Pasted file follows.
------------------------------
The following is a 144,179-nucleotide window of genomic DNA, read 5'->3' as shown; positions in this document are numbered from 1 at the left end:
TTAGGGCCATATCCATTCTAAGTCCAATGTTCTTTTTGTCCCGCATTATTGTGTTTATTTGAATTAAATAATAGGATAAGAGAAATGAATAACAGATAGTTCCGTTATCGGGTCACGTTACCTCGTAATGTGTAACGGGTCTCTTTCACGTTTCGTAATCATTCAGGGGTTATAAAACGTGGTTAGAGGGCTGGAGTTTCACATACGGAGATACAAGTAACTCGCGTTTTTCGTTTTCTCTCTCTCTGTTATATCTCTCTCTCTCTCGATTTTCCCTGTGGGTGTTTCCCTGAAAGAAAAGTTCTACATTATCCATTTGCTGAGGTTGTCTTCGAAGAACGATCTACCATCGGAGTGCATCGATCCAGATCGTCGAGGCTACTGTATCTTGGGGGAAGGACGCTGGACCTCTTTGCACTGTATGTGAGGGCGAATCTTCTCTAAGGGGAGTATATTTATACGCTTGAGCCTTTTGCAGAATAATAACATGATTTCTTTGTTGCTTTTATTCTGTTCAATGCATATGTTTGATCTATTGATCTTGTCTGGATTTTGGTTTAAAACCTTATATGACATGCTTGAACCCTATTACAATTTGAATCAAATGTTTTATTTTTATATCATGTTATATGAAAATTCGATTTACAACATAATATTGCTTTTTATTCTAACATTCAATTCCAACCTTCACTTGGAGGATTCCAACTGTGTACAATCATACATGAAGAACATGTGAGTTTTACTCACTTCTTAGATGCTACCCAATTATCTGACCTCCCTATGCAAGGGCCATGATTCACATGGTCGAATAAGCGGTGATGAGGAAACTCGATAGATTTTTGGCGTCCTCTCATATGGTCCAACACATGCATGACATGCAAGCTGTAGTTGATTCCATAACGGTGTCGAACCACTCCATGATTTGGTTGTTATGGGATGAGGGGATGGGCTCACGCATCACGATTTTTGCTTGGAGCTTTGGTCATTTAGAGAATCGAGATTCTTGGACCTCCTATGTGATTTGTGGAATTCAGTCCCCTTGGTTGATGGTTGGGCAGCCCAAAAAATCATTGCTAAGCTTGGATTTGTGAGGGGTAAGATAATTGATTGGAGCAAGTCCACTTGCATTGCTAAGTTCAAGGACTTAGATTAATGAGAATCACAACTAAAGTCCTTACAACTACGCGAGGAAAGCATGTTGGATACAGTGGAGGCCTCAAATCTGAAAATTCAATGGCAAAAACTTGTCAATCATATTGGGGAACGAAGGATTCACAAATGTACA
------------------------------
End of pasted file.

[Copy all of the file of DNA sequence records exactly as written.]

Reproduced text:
The following is a 144,179-nucleotide window of genomic DNA, read 5'->3' as shown; positions in this document are numbered from 1 at the left end:
TTAGGGCCATATCCATTCTAAGTCCAATGTTCTTTTTGTCCCGCATTATTGTGTTTATTTGAATTAAATAATAGGATAAGAGAAATGAATAACAGATAGTTCCGTTATCGGGTCACGTTACCTCGTAATGTGTAACGGGTCTCTTTCACGTTTCGTAATCATTCAGGGGTTATAAAACGTGGTTAGAGGGCTGGAGTTTCACATACGGAGATACAAGTAACTCGCGTTTTTCGTTTTCTCTCTCTCTGTTATATCTCTCTCTCTCTCGATTTTCCCTGTGGGTGTTTCCCTGAAAGAAAAGTTCTACATTATCCATTTGCTGAGGTTGTCTTCGAAGAACGATCTACCATCGGAGTGCATCGATCCAGATCGTCGAGGCTACTGTATCTTGGGGGAAGGACGCTGGACCTCTTTGCACTGTATGTGAGGGCGAATCTTCTCTAAGGGGAGTATATTTATACGCTTGAGCCTTTTGCAGAATAATAACATGATTTCTTTGTTGCTTTTATTCTGTTCAATGCATATGTTTGATCTATTGATCTTGTCTGGATTTTGGTTTAAAACCTTATATGACATGCTTGAACCCTATTACAATTTGAATCAAATGTTTTATTTTTATATCATGTTATATGAAAATTCGATTTACAACATAATATTGCTTTTTATTCTAACATTCAATTCCAACCTTCACTTGGAGGATTCCAACTGTGTACAATCATACATGAAGAACATGTGAGTTTTACTCACTTCTTAGATGCTACCCAATTATCTGACCTCCCTATGCAAGGGCCATGATTCACATGGTCGAATAAGCGGTGATGAGGAAACTCGATAGATTTTTGGCGTCCTCTCATATGGTCCAACACATGCATGACATGCAAGCTGTAGTTGATTCCATAACGGTGTCGAACCACTCCATGATTTGGTTGTTATGGGATGAGGGGATGGGCTCACGCATCACGATTTTTGCTTGGAGCTTTGGTCATTTAGAGAATCGAGATTCTTGGACCTCCTATGTGATTTGTGGAATTCAGTCCCCTTGGTTGATGGTTGGGCAGCCCAAAAAATCATTGCTAAGCTTGGATTTGTGAGGGGTAAGATAATTGATTGGAGCAAGTCCACTTGCATTGCTAAGTTCAAGGACTTAGATTAATGAGAATCACAACTAAAGTCCTTACAACTACGCGAGGAAAGCATGTTGGATACAGTGGAGGCCTCAAATCTGAAAATTCAATGGCAAAAACTTGTCAATCATATTGGGGAACGAAGGATTCACAAATGTACA